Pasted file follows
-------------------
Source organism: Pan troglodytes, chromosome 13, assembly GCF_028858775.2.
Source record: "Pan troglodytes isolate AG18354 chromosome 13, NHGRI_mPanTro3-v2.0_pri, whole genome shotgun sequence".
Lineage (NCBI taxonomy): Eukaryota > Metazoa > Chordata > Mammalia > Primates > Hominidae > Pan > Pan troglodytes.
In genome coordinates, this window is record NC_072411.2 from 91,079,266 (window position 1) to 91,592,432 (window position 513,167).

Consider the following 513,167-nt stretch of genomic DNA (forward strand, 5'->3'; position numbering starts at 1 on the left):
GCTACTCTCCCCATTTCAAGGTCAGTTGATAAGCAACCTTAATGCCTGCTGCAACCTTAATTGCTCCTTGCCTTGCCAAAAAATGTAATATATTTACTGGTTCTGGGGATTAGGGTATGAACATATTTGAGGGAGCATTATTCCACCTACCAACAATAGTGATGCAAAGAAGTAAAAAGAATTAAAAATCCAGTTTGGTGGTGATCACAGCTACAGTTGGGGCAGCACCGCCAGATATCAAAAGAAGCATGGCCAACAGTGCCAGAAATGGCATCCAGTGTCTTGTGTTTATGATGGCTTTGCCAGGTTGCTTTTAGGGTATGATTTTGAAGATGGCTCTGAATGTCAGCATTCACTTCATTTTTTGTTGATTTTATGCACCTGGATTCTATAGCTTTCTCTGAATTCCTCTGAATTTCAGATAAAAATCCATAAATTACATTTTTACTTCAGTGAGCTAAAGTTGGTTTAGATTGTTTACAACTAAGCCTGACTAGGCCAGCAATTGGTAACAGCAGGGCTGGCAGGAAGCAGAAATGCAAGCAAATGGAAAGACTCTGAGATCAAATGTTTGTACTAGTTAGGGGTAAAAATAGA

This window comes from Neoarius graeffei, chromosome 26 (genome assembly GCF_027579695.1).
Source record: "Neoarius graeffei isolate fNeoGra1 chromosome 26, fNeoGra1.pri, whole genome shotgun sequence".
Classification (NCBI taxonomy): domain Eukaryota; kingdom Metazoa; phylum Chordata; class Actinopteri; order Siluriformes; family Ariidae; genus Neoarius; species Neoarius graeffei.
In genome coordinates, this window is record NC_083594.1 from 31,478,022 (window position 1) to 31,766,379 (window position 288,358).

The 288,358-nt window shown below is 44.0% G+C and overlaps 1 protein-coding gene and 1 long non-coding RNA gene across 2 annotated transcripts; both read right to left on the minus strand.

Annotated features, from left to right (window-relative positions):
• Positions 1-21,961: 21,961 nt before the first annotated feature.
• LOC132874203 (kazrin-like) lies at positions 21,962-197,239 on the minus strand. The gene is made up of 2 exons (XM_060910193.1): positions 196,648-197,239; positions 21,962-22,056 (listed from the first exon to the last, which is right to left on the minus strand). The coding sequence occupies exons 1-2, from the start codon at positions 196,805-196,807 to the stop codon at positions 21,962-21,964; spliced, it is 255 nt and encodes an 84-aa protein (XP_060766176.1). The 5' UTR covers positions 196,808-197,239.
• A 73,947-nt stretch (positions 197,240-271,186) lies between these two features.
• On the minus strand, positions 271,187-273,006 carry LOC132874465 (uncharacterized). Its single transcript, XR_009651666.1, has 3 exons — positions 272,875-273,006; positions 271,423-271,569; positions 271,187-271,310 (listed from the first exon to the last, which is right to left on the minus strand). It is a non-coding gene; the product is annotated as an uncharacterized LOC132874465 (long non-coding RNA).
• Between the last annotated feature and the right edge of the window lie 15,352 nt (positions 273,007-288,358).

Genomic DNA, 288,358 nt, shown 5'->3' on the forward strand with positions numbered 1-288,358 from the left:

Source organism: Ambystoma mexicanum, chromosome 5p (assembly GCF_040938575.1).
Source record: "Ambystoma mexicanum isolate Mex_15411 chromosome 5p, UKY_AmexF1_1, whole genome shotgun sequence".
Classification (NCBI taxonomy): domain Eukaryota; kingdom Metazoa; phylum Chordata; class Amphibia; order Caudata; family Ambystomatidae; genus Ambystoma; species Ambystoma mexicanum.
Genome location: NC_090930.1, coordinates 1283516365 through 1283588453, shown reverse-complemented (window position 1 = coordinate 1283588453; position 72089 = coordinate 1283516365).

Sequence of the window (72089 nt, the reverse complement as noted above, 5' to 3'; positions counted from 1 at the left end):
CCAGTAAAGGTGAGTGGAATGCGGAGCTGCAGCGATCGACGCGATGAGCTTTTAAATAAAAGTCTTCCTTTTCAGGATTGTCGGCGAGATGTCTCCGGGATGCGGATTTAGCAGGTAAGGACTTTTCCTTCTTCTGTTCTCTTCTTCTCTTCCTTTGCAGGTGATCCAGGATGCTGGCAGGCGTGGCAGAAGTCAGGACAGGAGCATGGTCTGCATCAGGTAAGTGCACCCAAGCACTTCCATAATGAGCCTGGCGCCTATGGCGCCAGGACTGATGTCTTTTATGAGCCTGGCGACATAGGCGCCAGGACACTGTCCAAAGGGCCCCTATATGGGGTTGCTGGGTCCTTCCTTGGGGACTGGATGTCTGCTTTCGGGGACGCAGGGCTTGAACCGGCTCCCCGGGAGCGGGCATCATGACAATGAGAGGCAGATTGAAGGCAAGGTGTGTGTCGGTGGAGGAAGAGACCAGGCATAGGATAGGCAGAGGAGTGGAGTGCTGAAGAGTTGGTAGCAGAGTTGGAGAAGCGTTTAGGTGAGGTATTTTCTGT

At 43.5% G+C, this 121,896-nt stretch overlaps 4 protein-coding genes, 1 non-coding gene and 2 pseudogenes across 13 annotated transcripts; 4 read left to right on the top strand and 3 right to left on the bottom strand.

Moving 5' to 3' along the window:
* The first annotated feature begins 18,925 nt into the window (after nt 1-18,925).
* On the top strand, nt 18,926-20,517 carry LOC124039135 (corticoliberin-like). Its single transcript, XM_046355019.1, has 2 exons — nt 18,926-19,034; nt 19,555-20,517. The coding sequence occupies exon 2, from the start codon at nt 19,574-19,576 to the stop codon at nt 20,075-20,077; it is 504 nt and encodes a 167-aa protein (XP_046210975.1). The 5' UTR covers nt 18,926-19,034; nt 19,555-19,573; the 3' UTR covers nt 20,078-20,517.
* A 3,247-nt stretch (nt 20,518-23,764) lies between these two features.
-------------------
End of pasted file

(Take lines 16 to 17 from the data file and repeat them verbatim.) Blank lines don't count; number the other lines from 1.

• On the minus strand, positions 271,187-273,006 carry LOC132874465 (uncharacterized). Its single transcript, XR_009651666.1, has 3 exons — positions 272,875-273,006; positions 271,423-271,569; positions 271,187-271,310 (listed from the first exon to the last, which is right to left on the minus strand). It is a non-coding gene; the product is annotated as an uncharacterized LOC132874465 (long non-coding RNA).
• Between the last annotated feature and the right edge of the window lie 15,352 nt (positions 273,007-288,358).